The ghost signs of Abergele

Sam Roberts has had a passion for many years. He runs a website about the ghostsigns in Britain’s towns. He even plots walking tours of places like London where you can look at these signs. These are the old signs which have been forgotten. In response to a special request from Sam on Twitter, here are two plus one which has been painted over here in Abergele, and here they are:

The Mountjoy, photo by Gareth Morlais,
The Mountjoy Cafe and Accommodation ghost sign, by the Gele bridge in town in Abergele

Lewis Bros Tailoring ghostsign, photo by Gareth Morlais,

Morgan's Medical Hall, photo by Gareth Morlais,
Morgan’s Chemist sign. This used to be a ghost sign, until it was painted over, preserving it for longer.

3 thoughts on “The ghost signs of Abergele

  1. Sam Roberts:

    That Medical Hall sign has been one of my UK favourites for a number of years. As it stands it isn’t documented in the History of Advertising Trust Ghostsigns Archive so if this, or any other photo, could be submitted then that would make a wonderful addition. Details of how to submit material can be found here:
    (PS. I also see that the old shop front is still there, do you have any more images showing all of that?)

  2. Jeannie Gardiner:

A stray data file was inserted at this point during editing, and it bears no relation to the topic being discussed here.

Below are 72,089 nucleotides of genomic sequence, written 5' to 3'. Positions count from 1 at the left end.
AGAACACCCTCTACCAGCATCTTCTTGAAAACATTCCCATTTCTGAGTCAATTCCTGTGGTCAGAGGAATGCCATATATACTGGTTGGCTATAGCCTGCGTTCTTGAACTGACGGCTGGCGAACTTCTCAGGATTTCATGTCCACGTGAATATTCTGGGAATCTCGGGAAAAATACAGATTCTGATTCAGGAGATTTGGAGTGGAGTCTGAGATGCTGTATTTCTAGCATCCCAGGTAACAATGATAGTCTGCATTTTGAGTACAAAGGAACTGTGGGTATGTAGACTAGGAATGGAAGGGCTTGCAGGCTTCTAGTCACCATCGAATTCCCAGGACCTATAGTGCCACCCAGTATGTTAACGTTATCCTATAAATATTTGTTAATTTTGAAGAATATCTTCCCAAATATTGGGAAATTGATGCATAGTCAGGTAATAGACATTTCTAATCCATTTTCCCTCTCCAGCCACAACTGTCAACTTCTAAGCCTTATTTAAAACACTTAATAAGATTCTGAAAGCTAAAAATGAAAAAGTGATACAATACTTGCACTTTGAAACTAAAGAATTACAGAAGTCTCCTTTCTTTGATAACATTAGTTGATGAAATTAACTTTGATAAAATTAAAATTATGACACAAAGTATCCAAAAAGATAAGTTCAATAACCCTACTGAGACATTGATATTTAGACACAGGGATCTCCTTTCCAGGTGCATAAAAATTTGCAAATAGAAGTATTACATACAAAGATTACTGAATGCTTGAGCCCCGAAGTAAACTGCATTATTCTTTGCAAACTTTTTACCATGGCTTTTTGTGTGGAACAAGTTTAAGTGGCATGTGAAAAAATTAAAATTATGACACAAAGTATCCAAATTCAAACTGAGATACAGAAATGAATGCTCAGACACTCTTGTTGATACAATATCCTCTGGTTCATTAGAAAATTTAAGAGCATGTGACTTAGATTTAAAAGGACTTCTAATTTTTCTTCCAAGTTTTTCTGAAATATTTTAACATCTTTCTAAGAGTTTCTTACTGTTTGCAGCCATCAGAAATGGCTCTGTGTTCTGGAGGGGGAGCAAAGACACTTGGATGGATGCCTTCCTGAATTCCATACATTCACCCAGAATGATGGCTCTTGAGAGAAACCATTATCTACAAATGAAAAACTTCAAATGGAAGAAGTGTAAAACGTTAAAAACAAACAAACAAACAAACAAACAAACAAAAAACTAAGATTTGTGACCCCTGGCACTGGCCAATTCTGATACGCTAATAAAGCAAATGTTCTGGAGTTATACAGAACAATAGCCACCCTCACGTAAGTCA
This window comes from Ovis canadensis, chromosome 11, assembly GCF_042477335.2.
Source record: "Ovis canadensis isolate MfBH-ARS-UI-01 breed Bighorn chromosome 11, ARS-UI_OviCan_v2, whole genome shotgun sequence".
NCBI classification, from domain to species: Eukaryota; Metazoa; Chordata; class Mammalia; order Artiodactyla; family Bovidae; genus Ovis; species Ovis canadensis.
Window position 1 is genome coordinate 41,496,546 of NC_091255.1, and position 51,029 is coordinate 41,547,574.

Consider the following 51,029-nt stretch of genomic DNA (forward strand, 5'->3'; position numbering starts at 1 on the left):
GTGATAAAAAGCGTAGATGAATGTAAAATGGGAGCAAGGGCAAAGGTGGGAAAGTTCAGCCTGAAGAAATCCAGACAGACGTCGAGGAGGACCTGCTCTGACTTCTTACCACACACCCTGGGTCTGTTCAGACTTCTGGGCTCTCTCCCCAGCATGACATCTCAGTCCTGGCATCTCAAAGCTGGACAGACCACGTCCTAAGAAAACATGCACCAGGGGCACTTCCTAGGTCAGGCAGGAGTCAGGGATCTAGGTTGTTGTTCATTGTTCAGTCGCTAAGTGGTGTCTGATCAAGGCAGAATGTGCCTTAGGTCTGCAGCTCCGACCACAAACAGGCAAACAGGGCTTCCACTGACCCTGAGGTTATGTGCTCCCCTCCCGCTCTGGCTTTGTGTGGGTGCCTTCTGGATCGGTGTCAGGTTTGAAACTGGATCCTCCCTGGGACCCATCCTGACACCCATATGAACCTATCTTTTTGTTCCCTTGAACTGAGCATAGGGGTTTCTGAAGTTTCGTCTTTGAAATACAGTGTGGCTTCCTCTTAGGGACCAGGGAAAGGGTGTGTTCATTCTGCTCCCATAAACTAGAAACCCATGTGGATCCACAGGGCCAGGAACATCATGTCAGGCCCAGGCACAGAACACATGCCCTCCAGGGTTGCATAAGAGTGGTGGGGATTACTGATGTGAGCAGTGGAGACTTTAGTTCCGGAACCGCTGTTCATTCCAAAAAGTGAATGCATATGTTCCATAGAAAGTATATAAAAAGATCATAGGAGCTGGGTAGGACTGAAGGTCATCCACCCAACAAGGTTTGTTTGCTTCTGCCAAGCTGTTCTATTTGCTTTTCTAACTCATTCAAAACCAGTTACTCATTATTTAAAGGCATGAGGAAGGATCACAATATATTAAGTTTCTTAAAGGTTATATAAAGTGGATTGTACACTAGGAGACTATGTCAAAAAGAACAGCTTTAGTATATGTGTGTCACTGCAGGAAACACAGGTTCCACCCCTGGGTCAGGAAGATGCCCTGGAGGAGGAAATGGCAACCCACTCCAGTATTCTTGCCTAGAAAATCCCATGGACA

I used to work at Morgans Chemist about 1957 I remember the shop inside did not stay long the whole experience was ghostly. The young David was the pharmacist he had a sister Joy and they lived with there mother.

  3. Nigel Hilton:

    The Lewis Tailoring sign is on the gable end of the building immediately to the left of The Gwindy as you face it from the traffic lights at the top of Water Street. I recall, when I first went to Abergele Grammar School (as it was then called) visiting the shop – they were the local suppliers for the boys’ & girls’ uniforms. Grey trousers (shorts until you were 14 years old I seem to recall), a green blazer with the school badge/crest (was it the intertwined letters AGS until the later uniform issue changed it to a wheatsheaf) on the breast pocket and a peaked cap, also in green but with white piping in saltire across the crown. The lads mostly hated wearing those caps. Failure to do so resulted in the more obstinate of us being on the receiving end of the cane in an attempt to enforce compliance. I think the new, black blazers came in around 1964. We also managed to get approval to College type scarves in green, black & white lengthwise stripes, probably in 1966. I still have mine to this day. Happy days.

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